Being an Ally

Allyship is the active, consistent, and arduous practice of unlearning and re-evaluating, in which a person in a position of privilege and power seeks to operate in solidarity with a marginalized group.


The above definitions come from The Anti-Oppression Network and the Montreal Urban Aboriginal Community Strategy Network.


An ally disrupts oppressive spaces by educating others on the realities and histories of marginalized peoples.


An accomplice works within a system and "directly challenges institutionalized/systemic racism, colonization, and white supremacy by blocking or impeding racist people, policies, or structures.


Being a co-resistor is about standing together, as an ensemble, in resistance against oppressive forces and requires constant learning. It is combining theory and practice by establishing relationships and being deeply involved within a community that informs how one listens critically, understands an issue and influences the way they go about disrupting oppressive institutions and systemic systems.

[Miishiken at the Four Directions Expo]

What does an ally look like?

"Ally" is not a self-proclaimed title. Indigenous peoples may identify you as an ally. The goal is not to be labelled an ally, the goal is to develop meaningful relationships with Indigenous peoples.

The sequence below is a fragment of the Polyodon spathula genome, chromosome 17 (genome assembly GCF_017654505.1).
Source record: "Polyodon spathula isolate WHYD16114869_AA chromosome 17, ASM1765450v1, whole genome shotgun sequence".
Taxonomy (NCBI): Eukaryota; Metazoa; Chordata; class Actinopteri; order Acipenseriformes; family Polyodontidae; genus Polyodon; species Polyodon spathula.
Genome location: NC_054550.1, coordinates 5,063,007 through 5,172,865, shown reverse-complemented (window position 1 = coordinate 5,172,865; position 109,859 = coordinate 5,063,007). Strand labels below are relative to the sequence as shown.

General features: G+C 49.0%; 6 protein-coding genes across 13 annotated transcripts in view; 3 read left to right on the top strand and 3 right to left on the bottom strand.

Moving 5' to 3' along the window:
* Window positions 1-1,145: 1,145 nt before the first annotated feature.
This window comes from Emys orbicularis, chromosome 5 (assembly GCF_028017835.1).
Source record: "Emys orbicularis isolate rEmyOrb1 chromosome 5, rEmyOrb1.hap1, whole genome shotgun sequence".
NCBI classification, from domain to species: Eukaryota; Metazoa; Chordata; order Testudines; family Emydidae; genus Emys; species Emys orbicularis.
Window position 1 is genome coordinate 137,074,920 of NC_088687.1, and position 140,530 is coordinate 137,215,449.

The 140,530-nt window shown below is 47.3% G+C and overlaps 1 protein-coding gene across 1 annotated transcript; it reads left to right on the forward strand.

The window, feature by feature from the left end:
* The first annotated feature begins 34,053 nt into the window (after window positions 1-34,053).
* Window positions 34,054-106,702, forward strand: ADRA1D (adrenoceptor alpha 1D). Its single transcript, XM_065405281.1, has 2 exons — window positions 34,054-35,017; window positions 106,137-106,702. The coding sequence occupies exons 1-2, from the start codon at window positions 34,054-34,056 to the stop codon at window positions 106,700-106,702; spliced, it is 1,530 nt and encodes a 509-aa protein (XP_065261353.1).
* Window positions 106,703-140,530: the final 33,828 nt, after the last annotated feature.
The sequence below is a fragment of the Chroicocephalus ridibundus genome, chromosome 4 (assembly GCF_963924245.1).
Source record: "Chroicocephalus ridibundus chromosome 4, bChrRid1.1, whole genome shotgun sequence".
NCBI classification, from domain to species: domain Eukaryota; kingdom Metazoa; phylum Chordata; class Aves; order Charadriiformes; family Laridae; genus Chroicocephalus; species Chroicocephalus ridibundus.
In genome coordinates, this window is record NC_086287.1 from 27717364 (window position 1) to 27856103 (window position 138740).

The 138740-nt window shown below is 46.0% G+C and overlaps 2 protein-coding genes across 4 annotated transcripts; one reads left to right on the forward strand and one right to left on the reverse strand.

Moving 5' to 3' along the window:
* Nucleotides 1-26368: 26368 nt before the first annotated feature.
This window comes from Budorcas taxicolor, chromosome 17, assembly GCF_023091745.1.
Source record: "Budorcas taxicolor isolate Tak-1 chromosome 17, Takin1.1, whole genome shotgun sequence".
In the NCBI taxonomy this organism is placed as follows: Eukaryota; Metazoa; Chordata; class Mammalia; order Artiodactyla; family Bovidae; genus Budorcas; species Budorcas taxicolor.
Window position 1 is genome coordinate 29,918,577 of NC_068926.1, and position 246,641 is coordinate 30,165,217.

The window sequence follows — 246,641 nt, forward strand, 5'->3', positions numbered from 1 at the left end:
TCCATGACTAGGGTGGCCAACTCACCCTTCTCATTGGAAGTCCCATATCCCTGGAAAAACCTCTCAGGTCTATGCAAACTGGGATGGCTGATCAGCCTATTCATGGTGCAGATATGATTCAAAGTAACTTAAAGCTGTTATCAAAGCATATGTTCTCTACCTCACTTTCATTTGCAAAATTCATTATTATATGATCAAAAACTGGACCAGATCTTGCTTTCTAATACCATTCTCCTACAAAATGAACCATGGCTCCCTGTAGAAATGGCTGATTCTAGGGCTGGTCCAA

An ally is someone who is willing to learn, question and reflect. Learning about Indigenous peoples, policies and history helps people understand what happened and is still happening today.

Truth is important in relationship building, so myth busting is a great way to foster understanding and compassion. For example, did you know that First Nations peoples have the highest abstinence rates of any group in Canada? Yet, the myth of the drunken Indian continues. In medicine, did you know that Indigenous people invented aspirin? By not citing Indigenous contributions to science, medicine, political science and psychology, Indigenous knowledge and people are excluded and erased. Being an ally not only embeds Indigenous knowledge into the curriculum, but also cites it.

Sometimes people don’t understand how policies such as the Indian Act or Residential Schools were designed to eliminate Indigenous peoples or continue to harm. They don’t question what it would feel like if it happened to them or their family members.